Policy alone cannot explain the 24% gain in existing home sales since January, nor the 22% increase in new-home purchases, the 40% rise in single-family housing starts, and the recent upturn in home prices. The primary driver is historically high affordability. Fixed 30-year mortgage rates are at 5%, a multi-decade low, and prices have plunged a total of 30% since May 2006, based on the Standard & Poor’s Case-Shiller Home Price Index. By that price gauge, homes are well undervalued relative to both rents and aftertax income.

 

Senators eye extending home credit to end of April

By Andy Sullivan and Corbett B. Daly   Reuters October 28, 2009

WASHINGTON – The U.S. Senate’s top Democrat and top Republican each voiced support on Wednesday for extension of a soon-to-expire $8,000 tax credit for home buyers, but left unclear when the chamber would act.

“There has been general agreement by a significant number of senators, Democrats and Republicans, to get this done,” Senate Majority Leader Harry Reid, a Democrat, said on the Senate floor.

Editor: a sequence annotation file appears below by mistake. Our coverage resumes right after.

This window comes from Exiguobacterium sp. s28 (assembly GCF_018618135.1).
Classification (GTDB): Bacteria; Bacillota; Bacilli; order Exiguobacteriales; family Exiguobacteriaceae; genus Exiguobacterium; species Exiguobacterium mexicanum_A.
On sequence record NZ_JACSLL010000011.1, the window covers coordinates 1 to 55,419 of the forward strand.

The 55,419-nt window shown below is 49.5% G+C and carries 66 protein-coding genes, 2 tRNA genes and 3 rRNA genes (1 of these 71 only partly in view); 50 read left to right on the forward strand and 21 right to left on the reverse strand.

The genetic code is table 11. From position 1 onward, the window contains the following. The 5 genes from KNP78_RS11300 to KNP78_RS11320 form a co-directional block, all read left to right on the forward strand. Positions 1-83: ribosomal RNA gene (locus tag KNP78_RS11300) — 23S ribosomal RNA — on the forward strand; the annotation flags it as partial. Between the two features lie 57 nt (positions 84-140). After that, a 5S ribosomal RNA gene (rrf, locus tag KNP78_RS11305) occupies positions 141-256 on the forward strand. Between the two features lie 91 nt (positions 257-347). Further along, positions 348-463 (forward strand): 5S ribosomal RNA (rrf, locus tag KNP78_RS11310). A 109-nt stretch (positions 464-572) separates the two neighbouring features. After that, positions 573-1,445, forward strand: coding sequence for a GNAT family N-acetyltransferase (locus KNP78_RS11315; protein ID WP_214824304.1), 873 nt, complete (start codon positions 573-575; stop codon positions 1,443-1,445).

The chamber’s top Republican, Senator Mitch McConnell, also said most senators support the measure. “I certainly share his view,” McConnell said.

 

U.S. Economy: New-Home Sales Drop as Credit Nears End

By Bob Wills and Shobhana Chandra   Bloomberg October 28, 2009

Sales of new U.S. homes unexpectedly fell in September as the end of a tax credit for first-time homebuyers approached, highlighting the importance of government aid to the emerging economic recovery.

Purchases dropped 3.6 percent to a 402,000 annual pace that was lower than the most pessimistic economist’s forecast, according to Commerce Department figures issued today in Washington. Other data showed orders for durable goods climbed 1 percent in September, the fourth gain in the last six months.